canstockphoto23110607Are sales leaders getting the pink slip before they have time to prove their worth?

“My CEO just fired his VP of sales in Europe.” “Jim left because our company grew beyond his capabilities.” (Translation: He was fired.)

We hear these types of comments all the time, usually followed by, “It’s tough to find a sales leader with the experience we need.” No wonder the average tenure of a sales executive is 18 months!

Are CEOs hiring the wrong people? Or just setting expectations too high?

I question the likelihood that long-lasting change can happen in less than two years, and wonder how much of an immediate impact new sales leaders can actually make to the bottom line.

Don’t get me wrong. New sales executives must quickly demonstrate top-line results and sales effectiveness. That’s not negotiable. Getting qualified leads into the funnel and quickly converting them to opportunities enables sales leaders to make their mark—and an immediate contribution to company revenue. But rather than expecting a new leader to turn the company around overnight, perhaps it’s better to set clear and reasonable expectations with specific, incremental goals.

Is Your Sales Leader Up to Snuff?

So, how do you know if your sales executive is making real progress or just treading water? Mike Drapeau at Sales Benchmark Index outlines specific questions to ask in his post, “Is It Time To Change Your Sales Leader?

These include:

  • Is your sales leader getting better at predicting the future?
  • Have they produced a documented sales strategy aligned to your corporate strategy?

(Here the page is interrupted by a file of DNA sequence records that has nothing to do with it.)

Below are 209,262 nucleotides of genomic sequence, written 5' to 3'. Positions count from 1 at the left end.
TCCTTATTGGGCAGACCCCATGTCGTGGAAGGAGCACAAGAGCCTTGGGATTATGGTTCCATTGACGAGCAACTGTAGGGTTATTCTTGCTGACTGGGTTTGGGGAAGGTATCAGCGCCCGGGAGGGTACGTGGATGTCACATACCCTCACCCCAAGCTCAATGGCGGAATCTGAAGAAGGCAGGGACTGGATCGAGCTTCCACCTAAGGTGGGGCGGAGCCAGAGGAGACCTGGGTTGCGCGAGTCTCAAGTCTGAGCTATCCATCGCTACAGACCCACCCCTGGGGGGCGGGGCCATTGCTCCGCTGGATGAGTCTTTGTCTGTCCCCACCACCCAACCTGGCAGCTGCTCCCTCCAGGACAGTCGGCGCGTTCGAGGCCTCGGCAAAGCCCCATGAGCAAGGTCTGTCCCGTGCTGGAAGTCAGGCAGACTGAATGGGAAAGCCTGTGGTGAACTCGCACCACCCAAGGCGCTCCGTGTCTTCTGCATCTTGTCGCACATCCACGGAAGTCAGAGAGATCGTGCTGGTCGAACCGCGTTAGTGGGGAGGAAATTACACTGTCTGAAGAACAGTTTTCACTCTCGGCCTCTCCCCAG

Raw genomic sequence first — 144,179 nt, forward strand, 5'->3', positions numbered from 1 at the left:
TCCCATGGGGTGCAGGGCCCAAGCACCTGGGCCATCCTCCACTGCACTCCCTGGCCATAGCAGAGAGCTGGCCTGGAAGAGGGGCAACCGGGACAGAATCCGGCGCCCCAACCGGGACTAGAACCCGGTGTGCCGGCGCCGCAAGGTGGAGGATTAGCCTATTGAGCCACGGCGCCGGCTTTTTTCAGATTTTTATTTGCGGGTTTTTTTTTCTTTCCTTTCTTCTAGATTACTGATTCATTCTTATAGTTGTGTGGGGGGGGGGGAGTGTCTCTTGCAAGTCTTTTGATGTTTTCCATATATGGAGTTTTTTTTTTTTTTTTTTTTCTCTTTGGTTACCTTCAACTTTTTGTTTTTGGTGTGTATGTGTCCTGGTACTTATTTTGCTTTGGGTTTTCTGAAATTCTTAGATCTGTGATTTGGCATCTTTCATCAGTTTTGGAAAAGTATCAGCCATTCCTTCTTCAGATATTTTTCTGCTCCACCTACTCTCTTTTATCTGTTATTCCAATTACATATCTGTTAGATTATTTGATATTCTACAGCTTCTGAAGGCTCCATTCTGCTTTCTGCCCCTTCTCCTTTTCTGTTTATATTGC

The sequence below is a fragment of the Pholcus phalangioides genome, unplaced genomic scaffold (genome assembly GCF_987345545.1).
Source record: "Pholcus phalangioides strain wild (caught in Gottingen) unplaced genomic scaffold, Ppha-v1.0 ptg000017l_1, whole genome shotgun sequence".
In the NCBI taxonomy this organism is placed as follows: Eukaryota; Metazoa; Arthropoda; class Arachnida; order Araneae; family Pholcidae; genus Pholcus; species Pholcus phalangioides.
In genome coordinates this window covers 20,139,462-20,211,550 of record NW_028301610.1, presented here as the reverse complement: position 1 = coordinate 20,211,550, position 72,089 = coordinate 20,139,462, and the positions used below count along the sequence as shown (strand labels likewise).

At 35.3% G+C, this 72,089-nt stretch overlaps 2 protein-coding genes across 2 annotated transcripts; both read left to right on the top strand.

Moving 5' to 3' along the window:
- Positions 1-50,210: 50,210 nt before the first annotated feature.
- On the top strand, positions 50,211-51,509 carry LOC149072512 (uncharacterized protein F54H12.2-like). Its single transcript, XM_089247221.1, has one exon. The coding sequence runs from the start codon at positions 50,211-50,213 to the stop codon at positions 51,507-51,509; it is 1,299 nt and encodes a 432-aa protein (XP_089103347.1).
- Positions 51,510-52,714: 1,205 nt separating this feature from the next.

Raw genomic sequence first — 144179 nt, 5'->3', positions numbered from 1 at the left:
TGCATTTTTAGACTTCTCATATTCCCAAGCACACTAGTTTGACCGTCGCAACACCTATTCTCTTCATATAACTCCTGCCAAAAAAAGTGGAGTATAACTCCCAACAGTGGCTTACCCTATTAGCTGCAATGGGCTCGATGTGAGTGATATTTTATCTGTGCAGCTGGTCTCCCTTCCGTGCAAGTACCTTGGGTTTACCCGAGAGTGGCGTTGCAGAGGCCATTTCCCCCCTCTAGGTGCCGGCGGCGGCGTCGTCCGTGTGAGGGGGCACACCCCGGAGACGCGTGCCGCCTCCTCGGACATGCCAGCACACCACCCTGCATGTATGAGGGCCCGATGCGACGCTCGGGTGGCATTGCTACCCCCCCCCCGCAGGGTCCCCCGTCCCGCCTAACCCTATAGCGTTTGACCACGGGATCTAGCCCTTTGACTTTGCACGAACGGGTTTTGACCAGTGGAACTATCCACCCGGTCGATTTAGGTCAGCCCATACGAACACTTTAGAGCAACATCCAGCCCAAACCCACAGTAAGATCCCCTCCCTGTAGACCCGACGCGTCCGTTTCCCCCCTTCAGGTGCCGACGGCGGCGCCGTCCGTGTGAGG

• Is turnover in the ranks, especially in the field salesforce, increasing? 
  • Is the pace of new logo customer acquisition declining?  
  • Are the direct reports to your sales leader strong and capable sales managers, or are they mediocre? 

Mike also suggests five ways to set new sales executives up for success. My favorite is #3: “Interview the family.” He writes:

The travel, intensity, and pressure of the VP of Sales role are a tremendous burden on any one person. That burden extends to the spouse/family. Yet they are often left out of the evaluation process. Interacting with the family of a candidate can help set long term expectations and ensure that, when the going gets rough in the job, the family does not push back. (Read the rest of Mike’s post.)

It’s Not Them, It’s You

My interpretation of Mike’s advice: If your company can’t seem to keep a sales executive for more than two years, perhaps it’s the process—and not the people—that needs to changes.

I’ve always believed in the old adage that we should be “slow to hire and quick to fire.” This goes double for executives—people with the power to make or break a sales organization. But when employers get the “slow to hire” part right, the “quick to fire” part isn’t usually necessary.

For more on how sales leaders can transform their organizations, get your copy of Pick Up the Damn Phone!: How People, Not Technology, Seal the Deal.

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